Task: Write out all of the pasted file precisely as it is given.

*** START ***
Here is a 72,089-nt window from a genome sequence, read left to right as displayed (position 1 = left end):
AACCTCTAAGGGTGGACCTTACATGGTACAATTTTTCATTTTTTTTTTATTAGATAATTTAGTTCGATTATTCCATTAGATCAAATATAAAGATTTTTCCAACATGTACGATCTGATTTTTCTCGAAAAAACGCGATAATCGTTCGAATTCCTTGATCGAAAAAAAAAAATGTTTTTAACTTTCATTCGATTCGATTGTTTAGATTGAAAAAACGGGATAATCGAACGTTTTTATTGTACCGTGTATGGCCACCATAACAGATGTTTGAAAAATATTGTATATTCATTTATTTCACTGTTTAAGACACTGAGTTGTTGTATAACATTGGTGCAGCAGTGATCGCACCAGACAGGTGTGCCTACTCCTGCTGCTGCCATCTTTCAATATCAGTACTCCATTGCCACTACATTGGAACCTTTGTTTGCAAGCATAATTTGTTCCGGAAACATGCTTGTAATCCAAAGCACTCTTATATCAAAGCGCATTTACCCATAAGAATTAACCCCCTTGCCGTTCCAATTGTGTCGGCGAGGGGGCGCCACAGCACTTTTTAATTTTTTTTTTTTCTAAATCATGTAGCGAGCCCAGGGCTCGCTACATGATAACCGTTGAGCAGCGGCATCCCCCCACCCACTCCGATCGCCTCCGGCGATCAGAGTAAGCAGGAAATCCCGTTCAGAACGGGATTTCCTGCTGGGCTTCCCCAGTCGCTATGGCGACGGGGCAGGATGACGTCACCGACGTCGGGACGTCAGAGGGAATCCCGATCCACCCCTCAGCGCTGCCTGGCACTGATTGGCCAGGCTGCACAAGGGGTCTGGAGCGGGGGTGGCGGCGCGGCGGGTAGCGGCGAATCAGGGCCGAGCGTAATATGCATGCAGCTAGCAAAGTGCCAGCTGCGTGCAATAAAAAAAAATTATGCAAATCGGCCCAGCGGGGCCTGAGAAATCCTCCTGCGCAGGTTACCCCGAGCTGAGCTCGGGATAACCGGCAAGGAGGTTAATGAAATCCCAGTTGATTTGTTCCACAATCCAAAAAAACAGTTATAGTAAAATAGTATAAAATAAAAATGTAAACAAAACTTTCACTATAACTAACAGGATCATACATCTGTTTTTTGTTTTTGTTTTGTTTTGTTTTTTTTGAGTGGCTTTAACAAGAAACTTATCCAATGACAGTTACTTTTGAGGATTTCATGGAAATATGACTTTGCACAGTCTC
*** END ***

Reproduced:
Here is a 72,089-nt window from a genome sequence, read left to right as displayed (position 1 = left end):
AACCTCTAAGGGTGGACCTTACATGGTACAATTTTTCATTTTTTTTTTATTAGATAATTTAGTTCGATTATTCCATTAGATCAAATATAAAGATTTTTCCAACATGTACGATCTGATTTTTCTCGAAAAAACGCGATAATCGTTCGAATTCCTTGATCGAAAAAAAAAAATGTTTTTAACTTTCATTCGATTCGATTGTTTAGATTGAAAAAACGGGATAATCGAACGTTTTTATTGTACCGTGTATGGCCACCATAACAGATGTTTGAAAAATATTGTATATTCATTTATTTCACTGTTTAAGACACTGAGTTGTTGTATAACATTGGTGCAGCAGTGATCGCACCAGACAGGTGTGCCTACTCCTGCTGCTGCCATCTTTCAATATCAGTACTCCATTGCCACTACATTGGAACCTTTGTTTGCAAGCATAATTTGTTCCGGAAACATGCTTGTAATCCAAAGCACTCTTATATCAAAGCGCATTTACCCATAAGAATTAACCCCCTTGCCGTTCCAATTGTGTCGGCGAGGGGGCGCCACAGCACTTTTTAATTTTTTTTTTTTCTAAATCATGTAGCGAGCCCAGGGCTCGCTACATGATAACCGTTGAGCAGCGGCATCCCCCCACCCACTCCGATCGCCTCCGGCGATCAGAGTAAGCAGGAAATCCCGTTCAGAACGGGATTTCCTGCTGGGCTTCCCCAGTCGCTATGGCGACGGGGCAGGATGACGTCACCGACGTCGGGACGTCAGAGGGAATCCCGATCCACCCCTCAGCGCTGCCTGGCACTGATTGGCCAGGCTGCACAAGGGGTCTGGAGCGGGGGTGGCGGCGCGGCGGGTAGCGGCGAATCAGGGCCGAGCGTAATATGCATGCAGCTAGCAAAGTGCCAGCTGCGTGCAATAAAAAAAAATTATGCAAATCGGCCCAGCGGGGCCTGAGAAATCCTCCTGCGCAGGTTACCCCGAGCTGAGCTCGGGATAACCGGCAAGGAGGTTAATGAAATCCCAGTTGATTTGTTCCACAATCCAAAAAAACAGTTATAGTAAAATAGTATAAAATAAAAATGTAAACAAAACTTTCACTATAACTAACAGGATCATACATCTGTTTTTTGTTTTTGTTTTGTTTTGTTTTTTTTGAGTGGCTTTAACAAGAAACTTATCCAATGACAGTTACTTTTGAGGATTTCATGGAAATATGACTTTGCACAGTCTC